dendrites
Protoplasmic processes that branch out from nerve cells and function in the nervous system as conductors of impulses to the nerve cell.
elastic fibers
Found in connective tissue and also smooth muscle, these fibers are made by fibroblasts and consist of the protein Elastin. They can stretch to 1.5 times their normal size.
erythrocytes
Red blood cells, which are the most common blood cell in the human body. They are produced in the bone marrow although they leave and as a stem cell take the form of an erythrocyte. Their primary function is to carry oxygen throughout the body, which is achieved through the attachment of oxygen to hemoglobin within the anuclei cells. Also, because they have no nucleus they contain no DNA. They are produced rapidly, some estimates are that of 2 million per second, and live a maximum life of about 120 days after which they are disposed of largely in the spleen and liver.
fibroblasts
Cells found in connective tissue that make up the "bulk" of most organisms. They give structural support to organs by supplying precursers to the extracellular matrix and the most common type of cell in connective tissue. They also make different proteins, such as Elastin, and function in wound healing.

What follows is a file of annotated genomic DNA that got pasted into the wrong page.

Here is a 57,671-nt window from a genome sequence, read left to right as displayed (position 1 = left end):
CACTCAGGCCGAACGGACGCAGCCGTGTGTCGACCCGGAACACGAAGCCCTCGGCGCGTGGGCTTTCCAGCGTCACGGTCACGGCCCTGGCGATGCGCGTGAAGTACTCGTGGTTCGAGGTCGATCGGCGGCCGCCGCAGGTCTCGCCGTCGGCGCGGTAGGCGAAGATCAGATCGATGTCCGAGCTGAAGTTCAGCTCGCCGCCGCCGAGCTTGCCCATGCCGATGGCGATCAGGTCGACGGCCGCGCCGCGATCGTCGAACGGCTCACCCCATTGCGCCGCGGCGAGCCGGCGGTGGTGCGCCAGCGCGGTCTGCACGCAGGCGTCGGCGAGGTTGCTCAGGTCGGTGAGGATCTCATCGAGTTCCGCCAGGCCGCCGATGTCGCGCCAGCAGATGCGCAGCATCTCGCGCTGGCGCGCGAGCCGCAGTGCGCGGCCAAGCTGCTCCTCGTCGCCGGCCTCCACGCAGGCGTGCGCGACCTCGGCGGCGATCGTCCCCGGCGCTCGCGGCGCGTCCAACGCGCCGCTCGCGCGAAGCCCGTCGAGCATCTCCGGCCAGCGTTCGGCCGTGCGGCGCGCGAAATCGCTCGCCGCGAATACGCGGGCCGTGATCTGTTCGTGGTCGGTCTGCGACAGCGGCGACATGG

Haversian systems
Also called Osteons, these are a system of concentric lamallea that form the structure of a kind of osseous, compact bone. This type of bone account for 80% of an individuals body mass and the Haversian systems, which consist of circular ringed lamallea connected by osteocytes, offer a channel to transport nutrients and metabolic waste through bone. The Haversian canal serves this function as does the space in which the osteocytes rest, so that the bone can properly restore and maintain itself.
leukocytes
White blood cells. Their primary function is to fight disease and therefore, the number of white blood cells in a person's body is an indicator of his or her health. They make up about 1% of the body's blood supply and are crucial to the immune system, which is funded by leukocytes. HIV and AIDS often leads to a drastic reduction of leukocytes, taking the lives of carriers often through common infections because of a depleted immune system.